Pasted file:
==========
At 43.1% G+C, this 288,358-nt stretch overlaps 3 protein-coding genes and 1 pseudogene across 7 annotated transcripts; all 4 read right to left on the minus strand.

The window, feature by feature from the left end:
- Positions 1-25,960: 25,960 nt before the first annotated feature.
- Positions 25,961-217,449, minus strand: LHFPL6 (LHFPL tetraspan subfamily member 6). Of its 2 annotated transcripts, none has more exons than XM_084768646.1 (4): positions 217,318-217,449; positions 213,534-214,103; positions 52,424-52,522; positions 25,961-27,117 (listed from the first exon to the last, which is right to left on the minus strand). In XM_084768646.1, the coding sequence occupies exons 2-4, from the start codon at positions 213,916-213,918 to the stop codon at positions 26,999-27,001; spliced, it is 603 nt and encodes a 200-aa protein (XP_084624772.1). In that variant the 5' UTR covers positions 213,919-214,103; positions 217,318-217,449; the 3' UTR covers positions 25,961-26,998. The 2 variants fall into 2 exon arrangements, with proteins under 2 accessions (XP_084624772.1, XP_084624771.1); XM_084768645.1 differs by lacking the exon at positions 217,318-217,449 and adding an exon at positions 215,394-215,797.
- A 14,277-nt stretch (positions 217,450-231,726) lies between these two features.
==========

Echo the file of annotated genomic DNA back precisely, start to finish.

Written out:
At 43.1% G+C, this 288,358-nt stretch overlaps 3 protein-coding genes and 1 pseudogene across 7 annotated transcripts; all 4 read right to left on the minus strand.

The window, feature by feature from the left end:
- Positions 1-25,960: 25,960 nt before the first annotated feature.
- Positions 25,961-217,449, minus strand: LHFPL6 (LHFPL tetraspan subfamily member 6). Of its 2 annotated transcripts, none has more exons than XM_084768646.1 (4): positions 217,318-217,449; positions 213,534-214,103; positions 52,424-52,522; positions 25,961-27,117 (listed from the first exon to the last, which is right to left on the minus strand). In XM_084768646.1, the coding sequence occupies exons 2-4, from the start codon at positions 213,916-213,918 to the stop codon at positions 26,999-27,001; spliced, it is 603 nt and encodes a 200-aa protein (XP_084624772.1). In that variant the 5' UTR covers positions 213,919-214,103; positions 217,318-217,449; the 3' UTR covers positions 25,961-26,998. The 2 variants fall into 2 exon arrangements, with proteins under 2 accessions (XP_084624772.1, XP_084624771.1); XM_084768645.1 differs by lacking the exon at positions 217,318-217,449 and adding an exon at positions 215,394-215,797.
- A 14,277-nt stretch (positions 217,450-231,726) lies between these two features.